Anwar Sha’ul was born in Baghdad into an educated middle class Iraqi Jewish family with European roots – his grandfather an immigrant Jew from Austria who arrived in Baghdad in the mid-nineteenth century – and Anwar Sha’ul was a typical renaissance personality in the formative stage of the new Iraqi state.

He was a writer of poetry and fiction, a journalist who published and edited periodicals, a translator and a man of theatre and cinema, a lexicographer and an educator, and in fact an encyclopaedist and “a master of a thousand crafts” or jack-of-all-trades. In that he followed in the footsteps of the great Christian encyclopaedists of the cultural revival (Nahdha) of Arab culture, such as Ahmad Faris al-Shidyaq (1804-1887), Jurji Zaydan (1861-1914), and Butrus al-Bustani (1819-1883).

Above all, Sha’ul was a dominant figure among the Iraqi-Jewish secular intellectuals and created a movement inspiring many other young authors who were eager to implement the vision he started to push forward. Before he was twenty years old, he led a group of young Jews who started a library that included books on science and literature, in order to attract youth who would otherwise go visit “coffee houses, fun houses, and other places of recreation and money spending.” (The Jewish World; French title: l’Univers Israélite) that came out in Beirut, enthusiastic speeches were given that encouraged youth to look at its books and to take on research projects. On this occasion, Sha’ul recited his poem “Nahdat al-Kiram” (The Renaissance of Noblemen), in which he called for the return of the glory of the past.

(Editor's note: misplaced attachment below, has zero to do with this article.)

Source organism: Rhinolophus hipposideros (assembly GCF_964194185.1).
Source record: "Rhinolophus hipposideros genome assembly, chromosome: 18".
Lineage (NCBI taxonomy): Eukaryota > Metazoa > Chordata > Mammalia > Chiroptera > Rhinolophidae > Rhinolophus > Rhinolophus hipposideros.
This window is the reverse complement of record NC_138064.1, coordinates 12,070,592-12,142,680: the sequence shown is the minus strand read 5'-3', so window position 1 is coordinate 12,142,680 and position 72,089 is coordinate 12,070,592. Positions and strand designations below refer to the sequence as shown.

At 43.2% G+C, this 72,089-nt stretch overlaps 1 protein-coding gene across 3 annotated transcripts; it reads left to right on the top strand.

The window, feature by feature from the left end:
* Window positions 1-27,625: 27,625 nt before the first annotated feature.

Sha’ul’s major early contributions were in the field of the short story, and they came while he served as the editor of two journals, al-Misbah (1924-1929) and al-Hasid (1929-1938), the first issue of which was published on 14 February 1929. Sha’ul’s desire to modernize Iraqi fiction came together with strong inspiration from traditional Arabic, canonical and folkloristic sources. No wonder that he sometimes wrote under the pen name of Ibn al-al-Samaw’al, an allusion to the pre-Islamic Arab-Jewish poet, al-Samaw’al ibn ‘Adiya’.

Sha’ul’s first story, “al-‘Ashiq al-Ghadir” (The Unfaithful Lover), was published in 1924. His second story, “Fi Hisar al-Kut” (In the Siege of Kut), which deals with the suffering of the people in the province of Kut during the First World War, was one of the first steps toward realism in the art of the emerging Iraqi short story.

Among his activities, Anwar Sha’ul was the most prominent Jewish intellectual at the time in Iraq struggling for women’s rights. Inspired by such Iraqi defenders of women’s rights as Jamil Sidqi al-Zahawi (1863-1936), whose commitment to that cause won him the title “The Woman’s Liberator.” His compatriot Ma‘ruf al-Rusafi (1875-1945) in his poem “al-Mar’a fi al-Sharq” (The Woman in the East) saw an essential link between the status of women in society and the strength of Arab-Iraqi nation.

In 1930, he published al-Hasad al-Awwal (The First Harvest), one of the first Iraqi collections of short stories. In the introduction to the collection, which includes thirty-one stories, he presents his conception that saw literature as a critical medium that must be used as a vehicle for social reformation.



• Extracted from the essay by Reuven Snir in Banipal 72 – Iraqi Jewish Writers, entitled “Religion is for God, the Fatherland is for Everyone”: Anwar Sha’ul and the Rise and Demise of Arabic Literature.


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Banipal 72 - Iraqi Jewish Writers

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